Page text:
Known to the natives as the Wahatoya (Breast of the Earth), and a sacred site to Navajos, these ancient volcano remnants are worth a visit if not only for the scenery. Colorado's only range that runs east-west. Impressive, intrusive dikes radiating from the twin peaks like spokes on a wheel hold promise; too bad they are mostly on private land. The area known for its phenomenal color display in the fall. Look for climbing opportunities on the Dakota Sandstone at North and Monument Lakes. A beautifully undeveloped part of the state. West Spanish Peak also holds a few virgin snow climbs/ski descents as does the nearby Culebra Range.
This is located off CO Hwy 12, The Highway of Legends, between La Veta (The Vein) and Trinidad.
As far as eats and drinks in the area go, try the "Dog Bar" in nearby Cuchara. Rover doesn't even need to stay in the car.
Mountain Project's determination of some of the classic, most popular, highest rated routes for Spanish Peaks:
The line on the right side of the Ripplemark Wall that heads straight up steep but moderate rock on fun but spooky flakes and edges. Most of the dubious holds are probably gone but the belayer should be on the lookout and/or wear a helmet. At last visit the anchor only consisted of two hangers, one slightly suspect; rappel or down climb off the back....[more]Browse More Classics in CO
The intrusive granitic dikes found around West Spanish Peak actually arise on Mount Mestas, Mount Lincoln, Sheep Mountain, and randomly around La Veta pass. The dikes can be up to 100 feet high and have seen some random climbing and rappelling exercises over the years. Even the local Boy Scouts have a merit badge for rapping the dikes. Much of the land through which the dikes run is BLM or National Forest and not private. From my own recon of the area, my impression is one of variable quality granite, often enclasted with sedimentary boulders and pebbles, but amenable to some level of climbing. Some of the outcrop dikes can be very overhanging, but the main lines running off West Spanish Peak are not. That said, some of dikes are as long as 14 miles (sic!), and could turn up a host of good climbs on excellent granite. If you are really into chasing down the possibilities, the dikes are readily visible on Google Earth.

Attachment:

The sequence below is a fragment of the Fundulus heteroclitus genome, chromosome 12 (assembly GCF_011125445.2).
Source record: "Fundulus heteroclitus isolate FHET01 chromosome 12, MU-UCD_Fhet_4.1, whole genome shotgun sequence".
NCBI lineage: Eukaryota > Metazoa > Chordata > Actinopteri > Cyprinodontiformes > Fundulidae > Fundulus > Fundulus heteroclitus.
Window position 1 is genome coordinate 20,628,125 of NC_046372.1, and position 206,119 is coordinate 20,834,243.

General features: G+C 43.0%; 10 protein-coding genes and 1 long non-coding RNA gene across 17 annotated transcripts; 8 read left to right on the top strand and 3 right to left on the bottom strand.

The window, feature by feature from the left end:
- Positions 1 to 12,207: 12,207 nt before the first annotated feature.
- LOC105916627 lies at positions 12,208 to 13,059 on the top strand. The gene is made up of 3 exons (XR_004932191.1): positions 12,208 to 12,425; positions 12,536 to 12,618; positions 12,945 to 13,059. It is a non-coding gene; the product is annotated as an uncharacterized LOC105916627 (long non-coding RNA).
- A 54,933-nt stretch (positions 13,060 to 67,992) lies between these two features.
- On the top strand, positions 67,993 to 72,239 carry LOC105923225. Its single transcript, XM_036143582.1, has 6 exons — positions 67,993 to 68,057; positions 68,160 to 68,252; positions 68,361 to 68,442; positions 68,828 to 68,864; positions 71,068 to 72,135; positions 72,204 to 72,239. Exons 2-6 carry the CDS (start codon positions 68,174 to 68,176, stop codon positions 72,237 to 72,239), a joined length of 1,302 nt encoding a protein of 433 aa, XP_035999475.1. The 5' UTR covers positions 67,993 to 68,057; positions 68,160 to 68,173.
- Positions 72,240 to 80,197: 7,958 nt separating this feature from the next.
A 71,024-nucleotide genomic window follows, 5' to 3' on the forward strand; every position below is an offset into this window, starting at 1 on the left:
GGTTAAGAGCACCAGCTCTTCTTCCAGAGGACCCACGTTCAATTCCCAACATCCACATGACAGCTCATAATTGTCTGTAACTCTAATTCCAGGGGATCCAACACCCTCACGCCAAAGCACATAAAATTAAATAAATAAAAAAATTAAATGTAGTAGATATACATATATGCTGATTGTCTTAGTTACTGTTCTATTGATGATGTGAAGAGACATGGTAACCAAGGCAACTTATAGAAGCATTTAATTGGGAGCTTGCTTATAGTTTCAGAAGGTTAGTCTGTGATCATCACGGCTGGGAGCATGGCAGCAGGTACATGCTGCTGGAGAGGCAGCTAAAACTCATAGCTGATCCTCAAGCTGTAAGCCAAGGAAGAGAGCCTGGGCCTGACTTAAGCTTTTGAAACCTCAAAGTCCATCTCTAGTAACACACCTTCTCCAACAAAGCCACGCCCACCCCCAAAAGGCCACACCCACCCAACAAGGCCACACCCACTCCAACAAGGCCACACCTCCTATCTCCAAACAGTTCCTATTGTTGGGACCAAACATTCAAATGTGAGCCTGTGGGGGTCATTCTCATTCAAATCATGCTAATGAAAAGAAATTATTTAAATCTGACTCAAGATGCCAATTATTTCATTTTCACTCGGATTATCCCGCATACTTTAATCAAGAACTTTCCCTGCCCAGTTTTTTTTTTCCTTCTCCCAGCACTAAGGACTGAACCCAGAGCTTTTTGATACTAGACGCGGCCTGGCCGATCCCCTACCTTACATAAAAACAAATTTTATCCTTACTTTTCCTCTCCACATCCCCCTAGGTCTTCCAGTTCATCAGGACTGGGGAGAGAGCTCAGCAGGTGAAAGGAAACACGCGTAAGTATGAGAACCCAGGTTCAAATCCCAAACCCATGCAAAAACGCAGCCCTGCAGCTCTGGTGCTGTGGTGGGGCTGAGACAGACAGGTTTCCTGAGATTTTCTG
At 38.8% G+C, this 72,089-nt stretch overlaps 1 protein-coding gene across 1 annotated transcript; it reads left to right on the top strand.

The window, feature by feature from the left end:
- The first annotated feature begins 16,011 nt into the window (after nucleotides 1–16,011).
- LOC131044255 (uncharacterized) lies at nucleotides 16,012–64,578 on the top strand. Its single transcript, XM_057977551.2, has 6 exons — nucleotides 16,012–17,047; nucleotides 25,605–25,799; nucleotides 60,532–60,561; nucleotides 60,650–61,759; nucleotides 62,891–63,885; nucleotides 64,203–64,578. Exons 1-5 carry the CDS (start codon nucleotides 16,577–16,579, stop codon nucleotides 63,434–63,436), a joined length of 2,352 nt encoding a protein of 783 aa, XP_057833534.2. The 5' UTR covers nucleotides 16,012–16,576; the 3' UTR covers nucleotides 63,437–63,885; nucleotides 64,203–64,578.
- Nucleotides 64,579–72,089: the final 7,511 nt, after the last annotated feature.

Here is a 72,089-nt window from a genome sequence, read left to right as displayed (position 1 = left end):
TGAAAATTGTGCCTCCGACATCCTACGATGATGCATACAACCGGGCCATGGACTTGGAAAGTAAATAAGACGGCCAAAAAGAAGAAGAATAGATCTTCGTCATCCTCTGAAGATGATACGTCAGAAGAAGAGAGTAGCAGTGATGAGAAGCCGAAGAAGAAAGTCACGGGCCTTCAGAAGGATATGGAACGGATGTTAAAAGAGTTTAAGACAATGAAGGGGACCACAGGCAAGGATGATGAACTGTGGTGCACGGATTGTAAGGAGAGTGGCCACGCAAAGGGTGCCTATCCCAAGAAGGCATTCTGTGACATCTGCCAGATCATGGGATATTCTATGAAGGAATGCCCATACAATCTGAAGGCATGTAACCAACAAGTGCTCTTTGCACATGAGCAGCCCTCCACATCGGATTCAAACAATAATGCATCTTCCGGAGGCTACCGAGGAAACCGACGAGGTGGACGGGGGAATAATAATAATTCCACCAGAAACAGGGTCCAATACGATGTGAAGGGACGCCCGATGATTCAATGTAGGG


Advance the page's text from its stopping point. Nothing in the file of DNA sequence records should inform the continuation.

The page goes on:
I recently got some access to the private lands around the Breasts of the Earth and will be going up there for new route recon in two weeks. Hopefully I can find some stuff on the BLM /non-private land to develop for all. Going up there with an open mind, lots of gear, and no drill. Hope to have something to report by end of May.
Pretty certain it's not Colorado's "only" range to run East-West.
Elkhead Mountain Range in Northwestern Colorado outside of Craig & Steamboat just South of the Wyoming state line.
The Elkhead Mountains are made of old volcanic rocks 17-25 million years old. One thing unusual is that the Elkhead Mountains run west to east as opposed to north and south as most of the ranges run in North America. It is impossible to describe the general forms of the peaks because they are all so different, but most of the peaks are isolated rises from a huge plateau which forms the bulk of the Elkheads.